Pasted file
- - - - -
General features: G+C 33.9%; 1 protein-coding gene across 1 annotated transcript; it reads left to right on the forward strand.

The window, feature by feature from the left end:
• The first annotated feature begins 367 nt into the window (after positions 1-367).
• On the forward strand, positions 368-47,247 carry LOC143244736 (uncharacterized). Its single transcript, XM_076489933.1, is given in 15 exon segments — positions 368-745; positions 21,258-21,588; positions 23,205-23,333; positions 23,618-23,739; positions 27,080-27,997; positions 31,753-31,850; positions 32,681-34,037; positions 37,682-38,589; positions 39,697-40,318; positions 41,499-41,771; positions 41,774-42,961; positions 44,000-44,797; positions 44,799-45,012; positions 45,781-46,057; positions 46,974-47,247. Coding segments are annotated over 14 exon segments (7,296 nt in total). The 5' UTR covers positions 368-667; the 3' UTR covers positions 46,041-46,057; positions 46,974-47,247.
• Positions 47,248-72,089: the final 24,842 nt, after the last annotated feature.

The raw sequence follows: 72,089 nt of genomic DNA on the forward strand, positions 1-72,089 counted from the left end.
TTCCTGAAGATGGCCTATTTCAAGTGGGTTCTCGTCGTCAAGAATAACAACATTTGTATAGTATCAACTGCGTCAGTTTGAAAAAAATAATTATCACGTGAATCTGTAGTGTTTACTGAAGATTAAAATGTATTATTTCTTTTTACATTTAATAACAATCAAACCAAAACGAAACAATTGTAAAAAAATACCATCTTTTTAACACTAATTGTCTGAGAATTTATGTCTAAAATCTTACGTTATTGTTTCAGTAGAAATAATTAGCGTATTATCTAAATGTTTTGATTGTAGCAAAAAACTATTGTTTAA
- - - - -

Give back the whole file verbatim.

General features: G+C 33.9%; 1 protein-coding gene across 1 annotated transcript; it reads left to right on the forward strand.

The window, feature by feature from the left end:
• The first annotated feature begins 367 nt into the window (after positions 1-367).
• On the forward strand, positions 368-47,247 carry LOC143244736 (uncharacterized). Its single transcript, XM_076489933.1, is given in 15 exon segments — positions 368-745; positions 21,258-21,588; positions 23,205-23,333; positions 23,618-23,739; positions 27,080-27,997; positions 31,753-31,850; positions 32,681-34,037; positions 37,682-38,589; positions 39,697-40,318; positions 41,499-41,771; positions 41,774-42,961; positions 44,000-44,797; positions 44,799-45,012; positions 45,781-46,057; positions 46,974-47,247. Coding segments are annotated over 14 exon segments (7,296 nt in total). The 5' UTR covers positions 368-667; the 3' UTR covers positions 46,041-46,057; positions 46,974-47,247.
• Positions 47,248-72,089: the final 24,842 nt, after the last annotated feature.

The raw sequence follows: 72,089 nt of genomic DNA on the forward strand, positions 1-72,089 counted from the left end.
TTCCTGAAGATGGCCTATTTCAAGTGGGTTCTCGTCGTCAAGAATAACAACATTTGTATAGTATCAACTGCGTCAGTTTGAAAAAAATAATTATCACGTGAATCTGTAGTGTTTACTGAAGATTAAAATGTATTATTTCTTTTTACATTTAATAACAATCAAACCAAAACGAAACAATTGTAAAAAAATACCATCTTTTTAACACTAATTGTCTGAGAATTTATGTCTAAAATCTTACGTTATTGTTTCAGTAGAAATAATTAGCGTATTATCTAAATGTTTTGATTGTAGCAAAAAACTATTGTTTAA